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Pain, it’s what’s for dinner

Updated: Jun 11, 2023

I was thinking about pain today. Every time I go to the doctor they ask me if I have pain like they expect that I will say yes. I have responded with “Should I?” The answer is often a typing of the keys and a grimace-like smile that is usually accompanied by a shrug. Western medicine is very focused on completely numbing pain if they can, I get it but here is the thing, I don’t really experience what I would describe as pain.

I was diagnosed with stage 4 colorectal cancer last year, this means that there is a primary site as well as a site or sites that the cancer has metastasized to, in my case the liver. Agreeably this does not sound nor is it awesome, in fact if you have a cancer that has spread to your liver you will be fast tracked for disability payments if you apply, which I was when I did (6 months IS fast for disability FYI.) I was definitely tired, my energy at times like a gas tank on empty with 100 miles to go and as you can imagine as it was affecting my colon, diarrhea had become my full-time job and though fecal rage spewing out of my rectum was not pleasant, I can not say that I have experienced what would be defined as constant pain OR at least the kind of pain that would require opiates or some strong narcotic.

As a Massage Therapist for over 20 years I have witnessed other people’s pain, sometimes even been the facilitator of it. My experience in regards to my clients is that through massage I can sometimes push out pain that is already there, keep massaging the same area while calming the nervous system and said area feels better and better until the pain sensation has ebbed. What can happen though, is that if a person is too fearful of pain they can hold onto it, any discomfort can initiate a fear response and ultimately cause the sensation to take up residence in the body, perhaps contribute to disharmony and disease... This is totally theoretical and musings from my own experience. Ultimately though, I believe that pain can be useful at tracking and if one can stave off fear of discomfort they could potentially work towards some kind of healing.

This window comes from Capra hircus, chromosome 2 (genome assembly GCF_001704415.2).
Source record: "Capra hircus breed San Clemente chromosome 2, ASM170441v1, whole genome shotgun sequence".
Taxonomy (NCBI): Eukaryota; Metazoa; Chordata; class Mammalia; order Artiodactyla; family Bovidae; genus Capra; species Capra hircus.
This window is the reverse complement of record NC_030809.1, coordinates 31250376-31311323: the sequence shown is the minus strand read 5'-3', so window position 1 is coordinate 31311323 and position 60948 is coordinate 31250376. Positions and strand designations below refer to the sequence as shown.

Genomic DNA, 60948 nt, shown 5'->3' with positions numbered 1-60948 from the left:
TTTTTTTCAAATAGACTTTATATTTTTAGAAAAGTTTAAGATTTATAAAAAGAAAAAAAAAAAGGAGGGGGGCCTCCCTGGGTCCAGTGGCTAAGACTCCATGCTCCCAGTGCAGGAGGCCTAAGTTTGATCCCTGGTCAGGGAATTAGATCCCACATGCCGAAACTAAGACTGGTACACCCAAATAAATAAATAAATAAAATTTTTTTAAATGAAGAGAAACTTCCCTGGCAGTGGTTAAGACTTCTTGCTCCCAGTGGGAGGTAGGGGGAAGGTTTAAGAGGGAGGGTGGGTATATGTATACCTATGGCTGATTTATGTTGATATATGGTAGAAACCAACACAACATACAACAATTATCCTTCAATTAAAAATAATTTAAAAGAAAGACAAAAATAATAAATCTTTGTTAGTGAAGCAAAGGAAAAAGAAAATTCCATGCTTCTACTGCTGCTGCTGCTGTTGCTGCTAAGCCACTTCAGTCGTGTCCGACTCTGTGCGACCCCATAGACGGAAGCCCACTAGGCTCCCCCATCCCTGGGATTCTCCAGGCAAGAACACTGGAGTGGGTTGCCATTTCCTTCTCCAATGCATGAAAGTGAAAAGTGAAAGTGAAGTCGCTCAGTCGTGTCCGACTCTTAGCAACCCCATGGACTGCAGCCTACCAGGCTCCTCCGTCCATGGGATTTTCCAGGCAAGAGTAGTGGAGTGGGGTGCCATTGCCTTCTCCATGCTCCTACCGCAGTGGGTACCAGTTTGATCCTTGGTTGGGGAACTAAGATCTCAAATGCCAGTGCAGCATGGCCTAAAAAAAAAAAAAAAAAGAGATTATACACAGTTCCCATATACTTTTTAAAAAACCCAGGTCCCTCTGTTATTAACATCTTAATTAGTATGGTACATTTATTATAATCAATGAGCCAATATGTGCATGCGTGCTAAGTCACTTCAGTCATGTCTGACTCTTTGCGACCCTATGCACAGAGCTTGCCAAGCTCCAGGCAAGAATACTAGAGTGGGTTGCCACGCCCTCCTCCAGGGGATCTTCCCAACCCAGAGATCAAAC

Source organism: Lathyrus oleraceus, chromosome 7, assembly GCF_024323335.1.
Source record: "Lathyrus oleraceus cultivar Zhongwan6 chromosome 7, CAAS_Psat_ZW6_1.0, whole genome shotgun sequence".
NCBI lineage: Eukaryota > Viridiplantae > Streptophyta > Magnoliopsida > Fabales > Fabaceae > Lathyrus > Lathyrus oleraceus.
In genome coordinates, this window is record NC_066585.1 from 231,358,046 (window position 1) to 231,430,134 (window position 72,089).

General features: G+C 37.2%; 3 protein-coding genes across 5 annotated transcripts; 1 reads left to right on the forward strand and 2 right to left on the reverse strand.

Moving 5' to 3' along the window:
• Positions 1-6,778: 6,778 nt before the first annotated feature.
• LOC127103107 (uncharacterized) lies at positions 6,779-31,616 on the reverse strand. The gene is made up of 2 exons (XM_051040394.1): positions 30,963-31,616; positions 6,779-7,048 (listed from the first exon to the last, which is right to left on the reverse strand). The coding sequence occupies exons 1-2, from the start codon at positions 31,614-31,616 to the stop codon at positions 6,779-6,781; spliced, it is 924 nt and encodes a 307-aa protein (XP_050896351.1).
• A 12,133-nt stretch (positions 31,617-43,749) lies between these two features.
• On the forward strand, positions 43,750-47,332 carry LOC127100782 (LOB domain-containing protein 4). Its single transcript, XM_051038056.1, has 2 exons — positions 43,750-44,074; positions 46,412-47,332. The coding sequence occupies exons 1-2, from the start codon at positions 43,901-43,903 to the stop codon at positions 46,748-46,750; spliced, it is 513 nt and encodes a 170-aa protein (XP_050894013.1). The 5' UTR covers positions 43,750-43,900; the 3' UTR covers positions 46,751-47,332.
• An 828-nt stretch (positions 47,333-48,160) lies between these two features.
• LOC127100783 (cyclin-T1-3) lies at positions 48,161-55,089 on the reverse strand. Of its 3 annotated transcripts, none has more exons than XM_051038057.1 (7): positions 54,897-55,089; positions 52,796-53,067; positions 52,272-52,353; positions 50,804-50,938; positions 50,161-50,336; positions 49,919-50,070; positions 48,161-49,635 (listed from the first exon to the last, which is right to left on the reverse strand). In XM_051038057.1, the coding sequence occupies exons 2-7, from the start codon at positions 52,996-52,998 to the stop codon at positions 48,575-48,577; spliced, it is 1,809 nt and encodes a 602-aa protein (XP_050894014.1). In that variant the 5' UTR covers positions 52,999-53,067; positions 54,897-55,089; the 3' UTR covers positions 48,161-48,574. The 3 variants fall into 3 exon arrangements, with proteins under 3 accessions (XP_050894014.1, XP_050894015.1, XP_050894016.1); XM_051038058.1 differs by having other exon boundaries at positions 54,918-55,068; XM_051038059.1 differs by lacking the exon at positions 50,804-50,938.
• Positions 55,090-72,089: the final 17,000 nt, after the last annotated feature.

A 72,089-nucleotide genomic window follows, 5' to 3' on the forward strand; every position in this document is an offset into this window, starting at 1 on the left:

I have spent a lot of time tracking my own discomfort and literally having conversations with it. Years ago prior to my cancer diagnosis, when I was injured and suffered for years with (at times) fairly severe sciatica, I began working with amazing body/light workers who helped me with spiritual healing, energy work and inner alchemy, it was like they were preparing me for what was to come, putting me through an energetic boot camp and helping me navigate a somewhat terrifying situation. After 8 years of various therapies my back pain was pretty much resolved but I am not sorry that I experienced it, I was a better Massage Therapist because I knew what that kind of pain was like and that it was possible that it could be resolved.

So I guess what I am trying to say is that if you are experiencing pain my advice would be to talk to it, work with it, see if you can navigate it out of your body or at least turn the volume down. Don’t be scared, we can do this together.

Until next time ❤️

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